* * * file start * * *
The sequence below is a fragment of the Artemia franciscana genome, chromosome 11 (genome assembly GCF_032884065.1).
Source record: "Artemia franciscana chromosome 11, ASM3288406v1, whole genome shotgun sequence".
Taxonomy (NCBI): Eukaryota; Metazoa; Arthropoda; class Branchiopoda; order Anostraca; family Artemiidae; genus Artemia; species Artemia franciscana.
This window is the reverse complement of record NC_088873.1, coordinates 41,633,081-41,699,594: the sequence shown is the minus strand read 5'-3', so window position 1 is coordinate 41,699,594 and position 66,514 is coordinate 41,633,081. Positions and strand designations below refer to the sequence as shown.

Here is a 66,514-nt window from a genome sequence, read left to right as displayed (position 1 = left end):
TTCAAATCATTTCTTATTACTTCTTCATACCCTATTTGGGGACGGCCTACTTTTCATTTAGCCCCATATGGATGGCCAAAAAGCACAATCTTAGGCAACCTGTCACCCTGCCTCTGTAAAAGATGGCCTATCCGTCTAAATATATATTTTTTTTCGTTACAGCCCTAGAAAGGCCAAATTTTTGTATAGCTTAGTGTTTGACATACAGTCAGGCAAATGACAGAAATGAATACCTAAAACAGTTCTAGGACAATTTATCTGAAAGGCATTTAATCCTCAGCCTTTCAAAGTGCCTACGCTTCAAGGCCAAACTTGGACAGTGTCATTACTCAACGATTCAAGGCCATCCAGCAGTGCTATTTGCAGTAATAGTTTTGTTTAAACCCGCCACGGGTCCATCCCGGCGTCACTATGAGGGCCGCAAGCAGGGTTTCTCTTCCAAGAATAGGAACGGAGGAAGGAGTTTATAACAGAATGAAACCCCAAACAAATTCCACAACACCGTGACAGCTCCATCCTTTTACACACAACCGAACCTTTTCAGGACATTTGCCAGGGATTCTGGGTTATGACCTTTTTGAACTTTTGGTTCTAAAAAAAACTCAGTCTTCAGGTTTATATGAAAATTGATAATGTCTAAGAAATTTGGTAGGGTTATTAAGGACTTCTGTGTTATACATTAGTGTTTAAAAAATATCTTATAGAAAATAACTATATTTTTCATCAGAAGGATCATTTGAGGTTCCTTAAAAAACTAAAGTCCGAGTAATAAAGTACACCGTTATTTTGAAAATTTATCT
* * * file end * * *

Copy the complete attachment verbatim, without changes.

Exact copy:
The sequence below is a fragment of the Artemia franciscana genome, chromosome 11 (genome assembly GCF_032884065.1).
Source record: "Artemia franciscana chromosome 11, ASM3288406v1, whole genome shotgun sequence".
Taxonomy (NCBI): Eukaryota; Metazoa; Arthropoda; class Branchiopoda; order Anostraca; family Artemiidae; genus Artemia; species Artemia franciscana.
This window is the reverse complement of record NC_088873.1, coordinates 41,633,081-41,699,594: the sequence shown is the minus strand read 5'-3', so window position 1 is coordinate 41,699,594 and position 66,514 is coordinate 41,633,081. Positions and strand designations below refer to the sequence as shown.

Here is a 66,514-nt window from a genome sequence, read left to right as displayed (position 1 = left end):
TTCAAATCATTTCTTATTACTTCTTCATACCCTATTTGGGGACGGCCTACTTTTCATTTAGCCCCATATGGATGGCCAAAAAGCACAATCTTAGGCAACCTGTCACCCTGCCTCTGTAAAAGATGGCCTATCCGTCTAAATATATATTTTTTTTCGTTACAGCCCTAGAAAGGCCAAATTTTTGTATAGCTTAGTGTTTGACATACAGTCAGGCAAATGACAGAAATGAATACCTAAAACAGTTCTAGGACAATTTATCTGAAAGGCATTTAATCCTCAGCCTTTCAAAGTGCCTACGCTTCAAGGCCAAACTTGGACAGTGTCATTACTCAACGATTCAAGGCCATCCAGCAGTGCTATTTGCAGTAATAGTTTTGTTTAAACCCGCCACGGGTCCATCCCGGCGTCACTATGAGGGCCGCAAGCAGGGTTTCTCTTCCAAGAATAGGAACGGAGGAAGGAGTTTATAACAGAATGAAACCCCAAACAAATTCCACAACACCGTGACAGCTCCATCCTTTTACACACAACCGAACCTTTTCAGGACATTTGCCAGGGATTCTGGGTTATGACCTTTTTGAACTTTTGGTTCTAAAAAAAACTCAGTCTTCAGGTTTATATGAAAATTGATAATGTCTAAGAAATTTGGTAGGGTTATTAAGGACTTCTGTGTTATACATTAGTGTTTAAAAAATATCTTATAGAAAATAACTATATTTTTCATCAGAAGGATCATTTGAGGTTCCTTAAAAAACTAAAGTCCGAGTAATAAAGTACACCGTTATTTTGAAAATTTATCT